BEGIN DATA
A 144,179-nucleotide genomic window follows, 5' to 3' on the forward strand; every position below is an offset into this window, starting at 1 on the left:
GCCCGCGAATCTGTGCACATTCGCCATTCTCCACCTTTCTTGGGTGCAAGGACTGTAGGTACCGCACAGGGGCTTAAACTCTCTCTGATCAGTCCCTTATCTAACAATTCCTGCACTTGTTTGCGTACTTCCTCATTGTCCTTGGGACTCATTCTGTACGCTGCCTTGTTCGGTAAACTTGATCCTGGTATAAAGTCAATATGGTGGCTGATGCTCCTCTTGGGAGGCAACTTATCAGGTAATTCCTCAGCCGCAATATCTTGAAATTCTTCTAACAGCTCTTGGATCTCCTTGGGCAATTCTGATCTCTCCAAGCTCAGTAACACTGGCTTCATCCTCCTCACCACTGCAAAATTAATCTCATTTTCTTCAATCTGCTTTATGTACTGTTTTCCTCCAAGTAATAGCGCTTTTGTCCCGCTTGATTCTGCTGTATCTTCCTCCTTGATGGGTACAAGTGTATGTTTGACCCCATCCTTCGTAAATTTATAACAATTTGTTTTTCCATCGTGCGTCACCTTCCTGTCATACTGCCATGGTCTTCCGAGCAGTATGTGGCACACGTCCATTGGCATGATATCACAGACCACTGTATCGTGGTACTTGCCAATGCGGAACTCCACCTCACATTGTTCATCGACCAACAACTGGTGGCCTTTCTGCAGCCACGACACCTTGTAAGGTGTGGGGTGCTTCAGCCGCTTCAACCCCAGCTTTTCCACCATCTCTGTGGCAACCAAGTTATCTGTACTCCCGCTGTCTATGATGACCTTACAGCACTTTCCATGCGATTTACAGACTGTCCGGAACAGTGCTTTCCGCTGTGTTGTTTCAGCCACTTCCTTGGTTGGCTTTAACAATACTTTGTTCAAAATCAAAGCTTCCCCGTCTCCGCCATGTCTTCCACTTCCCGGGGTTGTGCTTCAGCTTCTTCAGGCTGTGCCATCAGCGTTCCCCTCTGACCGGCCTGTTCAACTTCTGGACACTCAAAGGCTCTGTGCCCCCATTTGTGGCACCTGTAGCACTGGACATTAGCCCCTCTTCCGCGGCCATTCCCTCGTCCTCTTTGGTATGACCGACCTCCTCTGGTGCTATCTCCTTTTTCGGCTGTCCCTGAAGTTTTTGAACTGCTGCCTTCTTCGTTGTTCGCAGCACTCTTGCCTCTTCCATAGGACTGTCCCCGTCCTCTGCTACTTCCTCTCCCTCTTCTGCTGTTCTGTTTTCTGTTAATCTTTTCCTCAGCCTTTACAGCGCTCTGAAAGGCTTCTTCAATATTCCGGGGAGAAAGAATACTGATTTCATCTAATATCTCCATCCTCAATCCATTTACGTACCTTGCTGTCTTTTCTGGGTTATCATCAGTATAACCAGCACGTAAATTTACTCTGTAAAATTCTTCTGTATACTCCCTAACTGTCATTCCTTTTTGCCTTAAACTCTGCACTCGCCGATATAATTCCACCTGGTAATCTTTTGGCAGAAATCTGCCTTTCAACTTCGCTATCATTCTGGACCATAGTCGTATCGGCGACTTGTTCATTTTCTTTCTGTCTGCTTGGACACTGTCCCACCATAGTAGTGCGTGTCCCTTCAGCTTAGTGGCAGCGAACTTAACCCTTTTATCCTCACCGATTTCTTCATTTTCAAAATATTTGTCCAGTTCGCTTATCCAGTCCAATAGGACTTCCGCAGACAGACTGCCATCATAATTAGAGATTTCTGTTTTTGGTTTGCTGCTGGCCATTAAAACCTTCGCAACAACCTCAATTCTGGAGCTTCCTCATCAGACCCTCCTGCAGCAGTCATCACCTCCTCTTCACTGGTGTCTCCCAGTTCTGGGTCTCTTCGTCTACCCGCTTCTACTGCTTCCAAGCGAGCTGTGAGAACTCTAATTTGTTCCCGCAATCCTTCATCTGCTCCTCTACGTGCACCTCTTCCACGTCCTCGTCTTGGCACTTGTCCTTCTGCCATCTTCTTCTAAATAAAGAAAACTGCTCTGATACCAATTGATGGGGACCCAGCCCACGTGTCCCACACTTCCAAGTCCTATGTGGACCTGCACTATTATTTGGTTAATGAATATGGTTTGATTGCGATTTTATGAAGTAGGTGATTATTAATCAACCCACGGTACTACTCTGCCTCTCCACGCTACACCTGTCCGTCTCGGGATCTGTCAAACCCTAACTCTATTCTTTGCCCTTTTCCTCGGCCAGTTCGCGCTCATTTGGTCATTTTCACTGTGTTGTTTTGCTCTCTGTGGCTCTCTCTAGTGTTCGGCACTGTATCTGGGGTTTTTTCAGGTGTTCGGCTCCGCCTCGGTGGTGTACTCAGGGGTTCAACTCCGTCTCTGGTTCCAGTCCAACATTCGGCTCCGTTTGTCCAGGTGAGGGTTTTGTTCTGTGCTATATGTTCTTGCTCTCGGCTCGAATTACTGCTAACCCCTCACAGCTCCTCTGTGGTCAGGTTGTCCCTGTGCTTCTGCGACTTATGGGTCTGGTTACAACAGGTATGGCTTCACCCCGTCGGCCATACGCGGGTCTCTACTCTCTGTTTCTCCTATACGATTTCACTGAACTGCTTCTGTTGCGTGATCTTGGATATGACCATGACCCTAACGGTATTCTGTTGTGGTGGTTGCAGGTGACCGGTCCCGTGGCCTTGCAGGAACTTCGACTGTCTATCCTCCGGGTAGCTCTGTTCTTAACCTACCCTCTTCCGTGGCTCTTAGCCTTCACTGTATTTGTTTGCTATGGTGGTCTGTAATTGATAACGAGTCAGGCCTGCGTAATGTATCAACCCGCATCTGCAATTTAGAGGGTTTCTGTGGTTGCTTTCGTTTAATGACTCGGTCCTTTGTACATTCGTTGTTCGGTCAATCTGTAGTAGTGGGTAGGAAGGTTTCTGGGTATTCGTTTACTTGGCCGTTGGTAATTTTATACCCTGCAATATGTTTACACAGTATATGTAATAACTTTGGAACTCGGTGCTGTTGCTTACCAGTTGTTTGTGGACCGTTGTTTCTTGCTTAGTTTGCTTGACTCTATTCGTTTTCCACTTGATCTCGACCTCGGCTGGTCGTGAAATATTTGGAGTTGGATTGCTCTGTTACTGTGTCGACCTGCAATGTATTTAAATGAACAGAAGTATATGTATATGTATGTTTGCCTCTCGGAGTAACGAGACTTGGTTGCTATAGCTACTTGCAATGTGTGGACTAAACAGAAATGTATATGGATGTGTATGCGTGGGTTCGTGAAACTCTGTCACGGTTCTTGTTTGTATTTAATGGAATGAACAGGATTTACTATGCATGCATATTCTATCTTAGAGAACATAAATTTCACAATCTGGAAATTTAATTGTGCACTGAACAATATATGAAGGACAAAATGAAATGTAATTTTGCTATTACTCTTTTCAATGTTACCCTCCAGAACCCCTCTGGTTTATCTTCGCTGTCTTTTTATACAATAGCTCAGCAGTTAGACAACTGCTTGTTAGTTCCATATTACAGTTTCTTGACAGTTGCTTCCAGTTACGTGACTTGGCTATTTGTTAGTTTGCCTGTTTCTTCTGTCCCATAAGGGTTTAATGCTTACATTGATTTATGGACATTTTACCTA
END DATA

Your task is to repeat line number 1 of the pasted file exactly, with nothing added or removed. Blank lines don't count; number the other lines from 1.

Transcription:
A 144,179-nucleotide genomic window follows, 5' to 3' on the forward strand; every position below is an offset into this window, starting at 1 on the left: